PS. Here is another suggestion for the name for the scandal: “Derb Makes Falk Uncomfortable.” This includes a reference to all three key players: John Derbyshire (who is nicknamed “Derb” in corners of the internet), Adam Falk and the student group Uncomfortable Learning. Previous discussion here. Only thing I don’t like is that it is too long. Suggestions?

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Countdown Clock

Thanks for Professor Darel Paul for pointing out this Washington Post story.

Williams College cancels a speaker who was invited to bring in provocative opinions

Williams College’s president took “the extraordinary step” this week of canceling the speech of an author who had been invited to bring provocative ideas to campus, saying his ideas cross the line into hate speech.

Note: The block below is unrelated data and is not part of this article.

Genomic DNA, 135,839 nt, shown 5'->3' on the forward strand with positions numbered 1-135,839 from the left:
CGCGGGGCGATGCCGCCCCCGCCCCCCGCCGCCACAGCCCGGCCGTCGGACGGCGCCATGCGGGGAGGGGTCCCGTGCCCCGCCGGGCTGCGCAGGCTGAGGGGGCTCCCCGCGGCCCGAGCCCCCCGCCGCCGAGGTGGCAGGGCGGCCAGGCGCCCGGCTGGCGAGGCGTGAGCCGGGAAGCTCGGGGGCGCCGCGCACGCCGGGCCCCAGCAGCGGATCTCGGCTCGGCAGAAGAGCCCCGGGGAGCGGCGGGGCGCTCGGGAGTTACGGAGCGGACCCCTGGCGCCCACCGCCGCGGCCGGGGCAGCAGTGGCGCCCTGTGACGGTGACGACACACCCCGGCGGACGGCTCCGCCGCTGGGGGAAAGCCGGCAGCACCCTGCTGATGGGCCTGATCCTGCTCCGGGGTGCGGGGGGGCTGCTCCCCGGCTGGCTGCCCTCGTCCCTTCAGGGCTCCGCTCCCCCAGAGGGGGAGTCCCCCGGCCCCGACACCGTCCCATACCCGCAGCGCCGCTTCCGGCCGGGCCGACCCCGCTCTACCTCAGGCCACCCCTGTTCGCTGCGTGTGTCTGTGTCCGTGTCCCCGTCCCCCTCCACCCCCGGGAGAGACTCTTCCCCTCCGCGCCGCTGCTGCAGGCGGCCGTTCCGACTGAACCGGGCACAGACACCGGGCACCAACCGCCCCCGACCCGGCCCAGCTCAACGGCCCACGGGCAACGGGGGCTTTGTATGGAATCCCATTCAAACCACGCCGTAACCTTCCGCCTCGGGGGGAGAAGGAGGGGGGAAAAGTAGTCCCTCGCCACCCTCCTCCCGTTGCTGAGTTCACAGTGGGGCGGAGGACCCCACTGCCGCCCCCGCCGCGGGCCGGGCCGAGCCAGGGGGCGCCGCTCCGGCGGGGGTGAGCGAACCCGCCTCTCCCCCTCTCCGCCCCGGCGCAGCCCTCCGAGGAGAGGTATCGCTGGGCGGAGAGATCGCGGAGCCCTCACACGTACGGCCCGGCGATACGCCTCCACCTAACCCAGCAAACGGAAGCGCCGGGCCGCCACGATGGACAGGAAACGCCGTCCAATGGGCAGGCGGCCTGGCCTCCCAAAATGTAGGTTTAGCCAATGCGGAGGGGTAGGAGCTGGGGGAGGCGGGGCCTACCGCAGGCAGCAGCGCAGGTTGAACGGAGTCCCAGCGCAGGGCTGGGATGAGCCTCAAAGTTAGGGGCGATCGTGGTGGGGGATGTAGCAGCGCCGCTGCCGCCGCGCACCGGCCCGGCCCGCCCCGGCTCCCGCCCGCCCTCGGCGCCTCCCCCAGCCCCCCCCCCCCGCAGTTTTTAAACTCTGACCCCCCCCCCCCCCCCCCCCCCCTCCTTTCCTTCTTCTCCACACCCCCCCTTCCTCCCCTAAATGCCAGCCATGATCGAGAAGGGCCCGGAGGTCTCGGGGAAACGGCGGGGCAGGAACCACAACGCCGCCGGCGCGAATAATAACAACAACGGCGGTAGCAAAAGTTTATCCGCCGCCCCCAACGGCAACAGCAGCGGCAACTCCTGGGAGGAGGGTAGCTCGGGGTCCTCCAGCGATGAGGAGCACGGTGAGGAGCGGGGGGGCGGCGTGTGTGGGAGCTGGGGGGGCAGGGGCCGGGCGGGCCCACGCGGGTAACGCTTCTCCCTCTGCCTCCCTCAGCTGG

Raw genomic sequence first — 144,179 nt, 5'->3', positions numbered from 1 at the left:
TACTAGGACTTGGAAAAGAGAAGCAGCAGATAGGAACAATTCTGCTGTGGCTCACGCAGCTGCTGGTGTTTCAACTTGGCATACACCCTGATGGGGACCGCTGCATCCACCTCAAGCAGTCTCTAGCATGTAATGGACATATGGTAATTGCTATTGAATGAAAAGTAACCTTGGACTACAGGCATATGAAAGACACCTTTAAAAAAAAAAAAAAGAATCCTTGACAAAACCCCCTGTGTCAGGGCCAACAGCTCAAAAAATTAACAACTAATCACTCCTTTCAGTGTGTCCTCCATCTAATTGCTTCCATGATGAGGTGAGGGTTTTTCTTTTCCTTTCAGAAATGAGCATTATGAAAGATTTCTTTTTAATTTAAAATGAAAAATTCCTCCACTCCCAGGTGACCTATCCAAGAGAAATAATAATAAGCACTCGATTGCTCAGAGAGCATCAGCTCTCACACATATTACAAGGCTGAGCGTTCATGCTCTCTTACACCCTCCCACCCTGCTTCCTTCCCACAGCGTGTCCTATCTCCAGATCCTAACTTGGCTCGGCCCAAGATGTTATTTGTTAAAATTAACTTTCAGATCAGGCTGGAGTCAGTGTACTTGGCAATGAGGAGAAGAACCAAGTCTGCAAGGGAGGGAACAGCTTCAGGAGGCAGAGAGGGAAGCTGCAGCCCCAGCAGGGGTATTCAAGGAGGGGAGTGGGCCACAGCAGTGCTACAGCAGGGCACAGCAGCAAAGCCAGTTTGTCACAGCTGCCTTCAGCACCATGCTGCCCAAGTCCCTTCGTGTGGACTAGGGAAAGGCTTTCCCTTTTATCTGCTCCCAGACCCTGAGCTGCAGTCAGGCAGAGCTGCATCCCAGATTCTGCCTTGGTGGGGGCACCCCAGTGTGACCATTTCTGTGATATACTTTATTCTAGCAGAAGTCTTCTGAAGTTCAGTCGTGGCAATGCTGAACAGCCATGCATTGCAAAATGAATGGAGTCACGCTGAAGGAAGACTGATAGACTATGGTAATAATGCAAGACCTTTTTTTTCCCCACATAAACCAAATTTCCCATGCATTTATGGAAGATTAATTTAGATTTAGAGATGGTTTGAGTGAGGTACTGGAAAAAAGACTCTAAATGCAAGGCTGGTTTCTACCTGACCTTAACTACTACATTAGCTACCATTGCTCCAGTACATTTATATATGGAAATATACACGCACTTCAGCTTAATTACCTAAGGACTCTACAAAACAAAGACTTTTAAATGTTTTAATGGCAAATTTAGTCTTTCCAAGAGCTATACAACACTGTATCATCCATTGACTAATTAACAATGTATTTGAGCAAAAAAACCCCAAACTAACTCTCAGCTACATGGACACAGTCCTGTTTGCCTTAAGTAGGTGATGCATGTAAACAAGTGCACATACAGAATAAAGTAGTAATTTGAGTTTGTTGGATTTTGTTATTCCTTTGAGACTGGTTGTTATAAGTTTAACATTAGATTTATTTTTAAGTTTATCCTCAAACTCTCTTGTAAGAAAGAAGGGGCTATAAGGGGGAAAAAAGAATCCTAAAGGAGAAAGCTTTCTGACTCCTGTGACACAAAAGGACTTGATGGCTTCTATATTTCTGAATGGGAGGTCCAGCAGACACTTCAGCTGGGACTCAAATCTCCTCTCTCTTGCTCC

There is a lot to cover, but here are the key issues:

1) Will this controversy lead to Adam Falk’s departure from Williams? I feel absurd (and sad!) even typing those words. I like Adam Falk! I think he is doing a good job as president! It would be bad for Williams to lose its president in the middle of a capital campaign. But this controversy is close to spinning out of control. And there are a lot of people at Williams, a lot of powerful people among the board of trustees, who believe strongly in free speech. The odds of Falk’s departure are not high, but they are no longer zero. Were the issues that led to the end of Hank Payne’s presidency any more serious?

2) This article reads like it was written by Adam Falk’s worst enemy. Could that title be biased any more strongly against him? It isn’t that the title is wrong or false. It is just the framing that is so damning. Why not “Williams College Cancels Speech by White Supremacist” or “Williams College Cancels Racist Speech” or, at minimum, “Williams College Cancels Speech by Author Widely Accused of Racism”? The greatest sin in America today is racism. Supporters of Falk’s decision need that word, or something like it, in the first sentence of every news story.